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Calling all students of Chemistry from GCSE to A Level to university! We’re inviting you to hear from one of Chemistry’s most inspiring and exciting scientists today - Dr André K Isaacs. Not only is Dr Isaacs helping speed up the development of new antibiotics to combat antibiotic resistance, he's also bringing chemistry to life as a TikTok Chemist via his hugely popular channel - @drdre4000, and is a leading campaigner for making chemistry more diverse and inclusive.

André will discuss his cutting-edge research aimed at tackling a major global challenge, as well as his personal journey to becoming an internationally renowned chemist, including the barriers he’s overcome and what’s kept him striving for excellence.



15.30: Arrival and reception in the Great Hall, with light refreshments. Chemistry demonstrations and experiments to try.

16.10: Welcome

16.15: Current Chemistry PhD student Jhanelle White will give a talk on: My journey through research - from big questions to quantum answers

16.30: Lecture by Dr André K Isaacs: A Chemist's Approach to Tackling Antibiotic Resistance

17.30: Networking opportunity

Dr André K Isaacs

A chemist's approach to tackling antibiotic resistance by Dr André K Isaacs


Antibiotic resistance is a major global issue, and the development of new antibiotics is a critical weapon in this fight. Many antibiotics contain a key structure called beta-lactams, these are a particular kind of compound known as a heterocycle (a circular compound containing both organic and inorganic elements). My research interests are centred on copper-catalysed reactions of highly reactive chemical species that then react further to create some of these useful heterocycles. Creating straightforward chemical routes into making parts of antibiotics such as beta-lactams is invaluable in the race to develop new antibiotics to combat antimicrobial resistance.

In this talk, I will guide you through my research, my personal journey through chemistry andmy efforts to diversity the field and bring chemistry to everyone.


Speaker bio:

Born in Jamaica, André moved to the US to study Chemistry at university. Upon completion of his BA in Chemistry in 2005, he undertook a PhD at the University of Pennsylvania and obtained a position as a postdoctoral researcher at the University of California, Berkeley. He then became an Associate Professor at the College of the Holy Cross in Worcester, Massachusetts with his growing research group.

André conducts research into creating compounds known as heterocycles via copper-catalysed reactions; understanding how to produce these heterocycles, which are a key component in some antibiotics, could help in the fight against antibiotic resistance, Alongside his research, André teaches courses in Organic Chemistry, and is one of the co-founding members of Outfront, the college’s LGBTQ faculty and staff alliance. As a TikTok Chemist, André showcases his research, students, and self-proclaimed lab shenanigans, sharing lab group TikTok dances and glam looks with almost half a million followers – find him at @drdre4000.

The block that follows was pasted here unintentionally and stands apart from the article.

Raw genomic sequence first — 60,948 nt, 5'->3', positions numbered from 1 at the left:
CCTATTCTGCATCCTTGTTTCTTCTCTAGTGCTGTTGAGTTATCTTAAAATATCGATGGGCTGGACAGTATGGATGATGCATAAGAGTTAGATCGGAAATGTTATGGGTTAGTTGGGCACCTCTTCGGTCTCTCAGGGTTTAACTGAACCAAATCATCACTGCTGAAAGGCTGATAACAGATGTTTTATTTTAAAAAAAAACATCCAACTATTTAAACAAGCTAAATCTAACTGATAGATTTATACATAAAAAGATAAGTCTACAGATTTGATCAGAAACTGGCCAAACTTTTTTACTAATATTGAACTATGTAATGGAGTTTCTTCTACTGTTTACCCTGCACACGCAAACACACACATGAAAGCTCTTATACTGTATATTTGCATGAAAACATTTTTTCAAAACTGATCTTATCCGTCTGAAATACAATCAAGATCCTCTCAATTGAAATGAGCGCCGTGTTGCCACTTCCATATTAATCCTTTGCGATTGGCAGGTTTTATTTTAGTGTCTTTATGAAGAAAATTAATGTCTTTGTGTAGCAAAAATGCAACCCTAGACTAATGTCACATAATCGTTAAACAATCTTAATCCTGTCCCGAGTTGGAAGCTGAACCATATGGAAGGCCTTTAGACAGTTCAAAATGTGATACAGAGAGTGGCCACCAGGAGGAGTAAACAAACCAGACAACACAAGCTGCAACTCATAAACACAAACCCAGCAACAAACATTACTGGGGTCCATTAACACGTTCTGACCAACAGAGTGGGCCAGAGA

Jhanelle White in a lecture theatre
Jhanelle White

My journey through research - from big questions to quantum answers by Jhanelle White

Jhanelle White is a current PhD student in the department of chemistry at King’s College London. Her research is in the field of Biomolecular Electronics where her project focuses on how electrons move through proteins in an attempt to design new electrical circuits out of biomolecules. She is also the former president of the King’s College London Students’ Union (KCLSU) Chemistry Society and Black in STEM Society. With a history of student activism, Jhanelle has led many groups and campaigns centred around accessing higher education in the UK from traditionally underrepresented groups.

About the Daniell Lecture

The Daniell Lecture is delivered by the Department of Chemistry at King's and sponsored by the Chilterns & Middlesex branch of the Royal Society of Chemistry. Kickstarted in 1995, the series is in memory of John Frederic Daniell, who was appointed the first Professor of Chemistry at King’s College London in 1831. The first chemical laboratory was founded a few years later in 1834. Daniell remained at King's until 1845 and in 1846 the Daniell Scholarship was founded in his honour. Daniell invented the first electrochemical cell, laying down the foundations of the study of electrochemistry and hence influencing the study of Physical Chemistry. Today, the cell named after him, the ‘Daniell Cell’, can be found in Chemistry textbooks in schools and colleges the world over.

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  • This event will be livestreamed from 16:10 to 17:30 and a recording will be shared on the NMES Faculty YouTube channel.
  • You will receive the livestream link closer to the event.

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Event details

Great Hall
Strand Campus
Strand, London, WC2R 2LS